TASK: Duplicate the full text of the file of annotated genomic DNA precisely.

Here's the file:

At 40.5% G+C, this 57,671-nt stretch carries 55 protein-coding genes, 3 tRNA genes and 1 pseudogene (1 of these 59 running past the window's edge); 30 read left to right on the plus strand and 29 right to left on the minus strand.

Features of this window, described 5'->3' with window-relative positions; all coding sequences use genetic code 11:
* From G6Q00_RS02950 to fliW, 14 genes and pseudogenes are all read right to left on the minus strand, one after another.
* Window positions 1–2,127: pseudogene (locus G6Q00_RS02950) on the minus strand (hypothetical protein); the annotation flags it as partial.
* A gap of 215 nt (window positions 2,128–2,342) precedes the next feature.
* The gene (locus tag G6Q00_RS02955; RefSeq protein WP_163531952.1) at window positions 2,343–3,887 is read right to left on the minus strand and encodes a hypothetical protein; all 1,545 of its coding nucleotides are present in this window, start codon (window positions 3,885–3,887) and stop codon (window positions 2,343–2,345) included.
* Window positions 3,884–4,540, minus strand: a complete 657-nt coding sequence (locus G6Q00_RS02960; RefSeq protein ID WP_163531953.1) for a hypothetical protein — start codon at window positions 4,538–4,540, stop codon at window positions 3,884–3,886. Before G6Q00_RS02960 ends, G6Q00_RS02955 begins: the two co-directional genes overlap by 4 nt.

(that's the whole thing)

At 40.5% G+C, this 57,671-nt stretch carries 55 protein-coding genes, 3 tRNA genes and 1 pseudogene (1 of these 59 running past the window's edge); 30 read left to right on the plus strand and 29 right to left on the minus strand.

Features of this window, described 5'->3' with window-relative positions; all coding sequences use genetic code 11:
* From G6Q00_RS02950 to fliW, 14 genes and pseudogenes are all read right to left on the minus strand, one after another.
* Window positions 1–2,127: pseudogene (locus G6Q00_RS02950) on the minus strand (hypothetical protein); the annotation flags it as partial.
* A gap of 215 nt (window positions 2,128–2,342) precedes the next feature.
* The gene (locus tag G6Q00_RS02955; RefSeq protein WP_163531952.1) at window positions 2,343–3,887 is read right to left on the minus strand and encodes a hypothetical protein; all 1,545 of its coding nucleotides are present in this window, start codon (window positions 3,885–3,887) and stop codon (window positions 2,343–2,345) included.
* Window positions 3,884–4,540, minus strand: a complete 657-nt coding sequence (locus G6Q00_RS02960; RefSeq protein ID WP_163531953.1) for a hypothetical protein — start codon at window positions 4,538–4,540, stop codon at window positions 3,884–3,886. Before G6Q00_RS02960 ends, G6Q00_RS02955 begins: the two co-directional genes overlap by 4 nt.